The federal government has been urged to impose a more substantial visa fee on migrant families wanting to bring their elderly parents to Australia so that it reflects the subsequent drain on resources.
The Productivity Commission, in its final report on migration intake released on Monday, said aged parents were unlikely to pay taxes or work but made considerable demands on the nation's health, aged care and social security system.
The report called on the federal government to increase substantially the charge for contributory parent visas.
It also recommended narrowing eligibility for non-contributory parent visas to cases where there were strong compassionate grounds to do so.
The $50,000 contribution charge met only a fraction of the costs for the annual intake of about 7200 contributory parents, the report said.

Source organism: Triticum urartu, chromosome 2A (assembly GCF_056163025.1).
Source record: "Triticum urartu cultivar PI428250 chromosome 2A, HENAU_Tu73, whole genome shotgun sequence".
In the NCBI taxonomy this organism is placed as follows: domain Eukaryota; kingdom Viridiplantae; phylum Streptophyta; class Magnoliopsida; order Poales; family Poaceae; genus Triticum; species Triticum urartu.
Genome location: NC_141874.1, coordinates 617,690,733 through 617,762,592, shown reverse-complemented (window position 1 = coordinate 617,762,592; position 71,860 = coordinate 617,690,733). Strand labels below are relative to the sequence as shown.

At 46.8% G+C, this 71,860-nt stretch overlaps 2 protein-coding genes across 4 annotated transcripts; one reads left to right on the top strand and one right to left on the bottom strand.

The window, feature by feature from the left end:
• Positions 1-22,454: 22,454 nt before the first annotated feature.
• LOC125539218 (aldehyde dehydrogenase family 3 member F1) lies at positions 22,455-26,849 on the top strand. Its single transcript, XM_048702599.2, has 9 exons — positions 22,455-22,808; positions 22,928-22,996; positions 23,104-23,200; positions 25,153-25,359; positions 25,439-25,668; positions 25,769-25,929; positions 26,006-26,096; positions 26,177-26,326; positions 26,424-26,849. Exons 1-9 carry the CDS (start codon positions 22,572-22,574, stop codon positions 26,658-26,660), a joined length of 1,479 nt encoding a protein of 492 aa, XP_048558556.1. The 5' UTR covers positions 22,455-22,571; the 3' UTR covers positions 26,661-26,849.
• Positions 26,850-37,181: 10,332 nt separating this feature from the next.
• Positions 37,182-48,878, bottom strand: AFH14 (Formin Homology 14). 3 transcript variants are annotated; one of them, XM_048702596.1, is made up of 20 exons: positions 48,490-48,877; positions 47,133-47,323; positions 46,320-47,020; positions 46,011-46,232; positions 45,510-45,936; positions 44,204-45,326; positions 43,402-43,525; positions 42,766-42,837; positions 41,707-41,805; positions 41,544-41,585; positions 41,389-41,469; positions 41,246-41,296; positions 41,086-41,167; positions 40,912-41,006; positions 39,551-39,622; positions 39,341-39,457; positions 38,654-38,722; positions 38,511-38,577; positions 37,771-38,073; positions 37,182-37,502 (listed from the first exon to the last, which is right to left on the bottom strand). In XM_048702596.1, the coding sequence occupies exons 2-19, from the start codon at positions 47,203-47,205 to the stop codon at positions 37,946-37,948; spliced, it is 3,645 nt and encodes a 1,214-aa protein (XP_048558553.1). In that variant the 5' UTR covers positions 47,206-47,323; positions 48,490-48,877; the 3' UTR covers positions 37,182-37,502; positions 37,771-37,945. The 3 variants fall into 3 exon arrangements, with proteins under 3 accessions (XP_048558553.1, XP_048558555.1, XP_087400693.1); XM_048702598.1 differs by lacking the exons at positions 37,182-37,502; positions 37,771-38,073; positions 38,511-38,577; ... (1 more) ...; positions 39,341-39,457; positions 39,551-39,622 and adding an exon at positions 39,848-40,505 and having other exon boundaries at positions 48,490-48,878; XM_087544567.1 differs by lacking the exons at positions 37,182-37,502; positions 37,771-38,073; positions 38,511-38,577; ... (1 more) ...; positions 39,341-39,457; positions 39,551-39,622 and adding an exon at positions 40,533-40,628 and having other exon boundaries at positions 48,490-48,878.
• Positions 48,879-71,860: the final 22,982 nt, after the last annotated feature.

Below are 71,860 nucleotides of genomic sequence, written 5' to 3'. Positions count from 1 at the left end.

A further 1500 parents make a minimal contribution.
The commission estimated the cumulative lifetime costs of a parent visa holder in 2015-16 was between $335,000 and $410,000.
The net liability to the Australian community resulting from the assistance required by the 8700 parents over their lifetime, ranged between $2.6 and $3.2 billion, the commission estimated.
"The case for retaining parent visas in their current form is weak," the report said.
Alisdair Putt notes that parents considering a possible contributory parent visa application may wish to contact us for further information sooner rather than later. Apart from the expense, experience has showed that delay sometimes results in applicants developing health issues that ultimately affect the prospects of a successful visa application
Source: SBS News
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